Mindy Miraglia, founder of Berkshire Camino LLC, pauses in front of a cornfield on Summer Street in Lee to talk about her pair of pilgrimages across Spain's El Camino de Santiago. Photo: Hannah Van Sickle

Outdoor adventure business aims to ‘create spaciousness in life’

'No two walks are the same,' Mindy Miraglia pointed out in a nod to the changing routes, seasons and 'cast of characters' that show up on any given day, which, as she learned on El Camino, is the result of synchronicity.

Lee — Sept. 16 is an auspicious date for Mindy Miraglia. On this very day last year, she was in Spain traversing El Camino de Santiago for the second time; Miraglia logged 17 miles that day, her longest ever, and she also suffered an injury that, while unbeknownst to her at the time, meant her pilgrimage was nearing its end. Still she walked along “the Way of Saint James,” inviting acceptance as to what might unfold next while contemplating the 1000-plus years’ legacy of the very path she traversed. Fast forward one year, and Miraglia is back in the Berkshires where, as a burgeoning entrepreneur, she is inviting visitors and locals alike to join her in “unplug[ging] to connect.” Berkshire Camino, inspired by her pair of pilgrimages across Spain, is Miraglia’s way of helping others to “create spaciousness in life” despite the hustle and bustle, all within the confines of Berkshire County.

Sweeping views of Laurel Lake mark the point where we transitioned from paved road to woodland path on a leg of Berkshire Camino’s Town-to-Town walk between downtown Lee and Lenox. Photo: Hannah Van Sickle

“There’s real juice in the experience of a pilgrimage,” Miraglia told me earlier this week as we embarked on an abbreviated leg of Berkshire Camino’s Town-to-Town walk from Lee to Lenox. She sees myriad parallels between the Berkshires and Europe, chief among them “our charming towns [the potential of which] is unfolding.” We set out, just as the clock tower at High Lawn Farm struck noon, and followed the cornfields along Summer Street. Sweeping views of sun-drenched verdant hills and the Tudor-style Cranwell mansion in the distance surrounded us before we ducked beneath a canopy of trees shading the path toward Laurel Lake. There, after being met by a noisy flock of geese on the water, we picked up a woodland path toward Plunkett Street “as the crow flies.” A copious carpet of pine needles, punctuated by dappled sunlight, took us to the edge of the Mount, home of Edith Wharton, who was reputed to have traversed El Camino twice herself — first, with Walter Berry, in 1925 and again in 1928. A diary chronicling the first trip inspired an unfinished essay of the journey titled “Back to Campostelo.”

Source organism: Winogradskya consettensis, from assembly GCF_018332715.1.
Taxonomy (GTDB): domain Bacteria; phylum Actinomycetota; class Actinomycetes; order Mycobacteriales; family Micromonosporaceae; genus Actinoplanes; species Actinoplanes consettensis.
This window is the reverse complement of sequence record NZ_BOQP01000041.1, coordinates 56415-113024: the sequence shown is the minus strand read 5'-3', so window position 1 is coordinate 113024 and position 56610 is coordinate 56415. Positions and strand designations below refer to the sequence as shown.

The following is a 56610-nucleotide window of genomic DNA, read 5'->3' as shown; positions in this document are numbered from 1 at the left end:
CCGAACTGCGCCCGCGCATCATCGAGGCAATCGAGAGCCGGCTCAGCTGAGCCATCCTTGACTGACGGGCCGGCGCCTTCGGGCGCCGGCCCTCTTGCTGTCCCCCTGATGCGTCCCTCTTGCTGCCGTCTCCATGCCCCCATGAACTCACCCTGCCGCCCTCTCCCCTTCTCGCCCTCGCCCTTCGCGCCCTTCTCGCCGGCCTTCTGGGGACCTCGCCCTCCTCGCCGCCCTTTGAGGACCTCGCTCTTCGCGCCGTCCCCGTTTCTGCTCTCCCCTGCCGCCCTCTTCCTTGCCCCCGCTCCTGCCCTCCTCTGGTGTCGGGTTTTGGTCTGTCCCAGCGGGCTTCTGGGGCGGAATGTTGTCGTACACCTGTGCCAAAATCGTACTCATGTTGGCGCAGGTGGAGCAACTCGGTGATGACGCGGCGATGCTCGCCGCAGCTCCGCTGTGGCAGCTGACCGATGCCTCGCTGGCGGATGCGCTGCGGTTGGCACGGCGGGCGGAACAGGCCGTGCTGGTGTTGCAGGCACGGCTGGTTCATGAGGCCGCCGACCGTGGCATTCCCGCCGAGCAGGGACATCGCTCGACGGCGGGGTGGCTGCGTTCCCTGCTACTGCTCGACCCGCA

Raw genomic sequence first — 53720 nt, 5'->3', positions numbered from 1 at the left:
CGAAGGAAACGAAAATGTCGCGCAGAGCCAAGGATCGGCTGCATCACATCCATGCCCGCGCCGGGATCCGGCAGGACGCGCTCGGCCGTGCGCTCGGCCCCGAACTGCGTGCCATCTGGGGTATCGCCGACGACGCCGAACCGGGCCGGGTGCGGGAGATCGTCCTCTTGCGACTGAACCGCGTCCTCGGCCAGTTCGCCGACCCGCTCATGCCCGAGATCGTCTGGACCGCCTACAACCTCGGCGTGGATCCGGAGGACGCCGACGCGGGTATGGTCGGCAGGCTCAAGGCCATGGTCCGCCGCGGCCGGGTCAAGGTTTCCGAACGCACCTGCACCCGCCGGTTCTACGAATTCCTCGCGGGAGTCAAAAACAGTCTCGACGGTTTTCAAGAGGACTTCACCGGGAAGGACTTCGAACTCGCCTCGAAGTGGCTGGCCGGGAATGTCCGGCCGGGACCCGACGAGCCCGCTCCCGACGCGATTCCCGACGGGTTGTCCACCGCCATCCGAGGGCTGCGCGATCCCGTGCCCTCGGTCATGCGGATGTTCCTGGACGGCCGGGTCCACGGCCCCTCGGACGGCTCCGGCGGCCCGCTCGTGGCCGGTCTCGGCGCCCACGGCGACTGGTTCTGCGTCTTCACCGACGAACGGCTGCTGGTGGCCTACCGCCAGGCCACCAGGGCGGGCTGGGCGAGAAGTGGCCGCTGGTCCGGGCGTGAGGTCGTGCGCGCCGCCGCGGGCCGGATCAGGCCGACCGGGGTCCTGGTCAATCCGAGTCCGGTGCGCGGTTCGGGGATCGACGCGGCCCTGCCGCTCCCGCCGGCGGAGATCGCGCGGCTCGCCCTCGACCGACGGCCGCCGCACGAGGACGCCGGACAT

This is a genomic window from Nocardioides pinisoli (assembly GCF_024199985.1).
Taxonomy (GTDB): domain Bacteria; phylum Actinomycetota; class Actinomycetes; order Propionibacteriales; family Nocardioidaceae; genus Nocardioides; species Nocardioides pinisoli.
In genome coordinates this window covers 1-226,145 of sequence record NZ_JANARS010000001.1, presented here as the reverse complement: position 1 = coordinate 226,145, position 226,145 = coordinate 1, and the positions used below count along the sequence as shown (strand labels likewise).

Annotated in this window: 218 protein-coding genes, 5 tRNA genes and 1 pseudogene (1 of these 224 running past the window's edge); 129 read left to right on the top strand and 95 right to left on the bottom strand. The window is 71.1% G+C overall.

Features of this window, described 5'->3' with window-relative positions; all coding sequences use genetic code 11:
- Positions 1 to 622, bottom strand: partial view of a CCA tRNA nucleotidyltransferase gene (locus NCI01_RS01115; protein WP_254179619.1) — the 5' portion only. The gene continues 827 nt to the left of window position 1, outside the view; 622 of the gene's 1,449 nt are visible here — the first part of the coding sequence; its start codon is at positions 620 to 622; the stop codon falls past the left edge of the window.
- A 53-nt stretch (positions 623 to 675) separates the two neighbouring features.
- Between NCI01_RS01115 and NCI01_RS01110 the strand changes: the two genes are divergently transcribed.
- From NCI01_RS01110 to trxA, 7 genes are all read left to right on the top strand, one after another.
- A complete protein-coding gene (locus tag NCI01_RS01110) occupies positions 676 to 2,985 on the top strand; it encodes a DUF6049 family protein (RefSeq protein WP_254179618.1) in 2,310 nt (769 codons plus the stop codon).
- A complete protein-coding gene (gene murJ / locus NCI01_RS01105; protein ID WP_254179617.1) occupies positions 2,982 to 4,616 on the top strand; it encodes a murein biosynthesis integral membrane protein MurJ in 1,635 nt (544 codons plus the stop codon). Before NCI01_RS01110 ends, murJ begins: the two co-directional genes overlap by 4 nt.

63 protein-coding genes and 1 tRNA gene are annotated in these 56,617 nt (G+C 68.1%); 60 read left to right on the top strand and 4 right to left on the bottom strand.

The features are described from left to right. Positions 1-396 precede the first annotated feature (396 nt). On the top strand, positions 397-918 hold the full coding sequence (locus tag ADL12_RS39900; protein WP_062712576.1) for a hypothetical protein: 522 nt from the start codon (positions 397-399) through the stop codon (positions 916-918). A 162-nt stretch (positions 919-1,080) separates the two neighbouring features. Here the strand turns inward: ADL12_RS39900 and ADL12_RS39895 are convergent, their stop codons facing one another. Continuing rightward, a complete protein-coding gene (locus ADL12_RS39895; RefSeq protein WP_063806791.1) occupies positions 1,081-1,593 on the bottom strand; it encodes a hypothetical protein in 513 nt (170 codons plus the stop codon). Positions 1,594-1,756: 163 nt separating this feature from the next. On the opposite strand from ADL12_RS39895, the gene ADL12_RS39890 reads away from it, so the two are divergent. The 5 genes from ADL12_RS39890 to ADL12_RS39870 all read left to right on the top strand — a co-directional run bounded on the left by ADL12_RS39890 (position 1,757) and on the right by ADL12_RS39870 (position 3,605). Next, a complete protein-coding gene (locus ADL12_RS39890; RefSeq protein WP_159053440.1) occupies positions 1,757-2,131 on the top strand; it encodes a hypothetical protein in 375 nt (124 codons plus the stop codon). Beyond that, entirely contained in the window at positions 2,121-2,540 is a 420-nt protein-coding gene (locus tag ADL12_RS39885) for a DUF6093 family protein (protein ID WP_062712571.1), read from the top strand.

An unexpected stop to admire the gardens at the Mount, home of Edith Warton, who made her own pair of pilgrimages to El Camino in 1925 and 1928. Photo: Hannah Van Sickle

“How we observe, and move, teaches us how we do life,” says Miraglia, who, when curating her walks, seeks to incorporate disparate landscapes: Each route traverses portions of town and sections in the woods; she aims to include farmland in each as well as one historic site. Still, “no two walks are the same,” Miraglia pointed out in a nod to the changing routes, seasons and “cast of characters” that show up on any given day, which, as she learned on El Camino, is the result of synchronicity. “The people you encounter are the people you are supposed to meet,” she explained, another indicator of how being present is of utmost importance. There are moments of ease, erupting from the common ground that is the path, as well as space for struggle (although the group’s pace is set by the slowest walker and a second guide serves as sweep, taking up the rear at all times). The ultimate goal is balance, something missing from many people’s lives as life becomes increasingly hectic.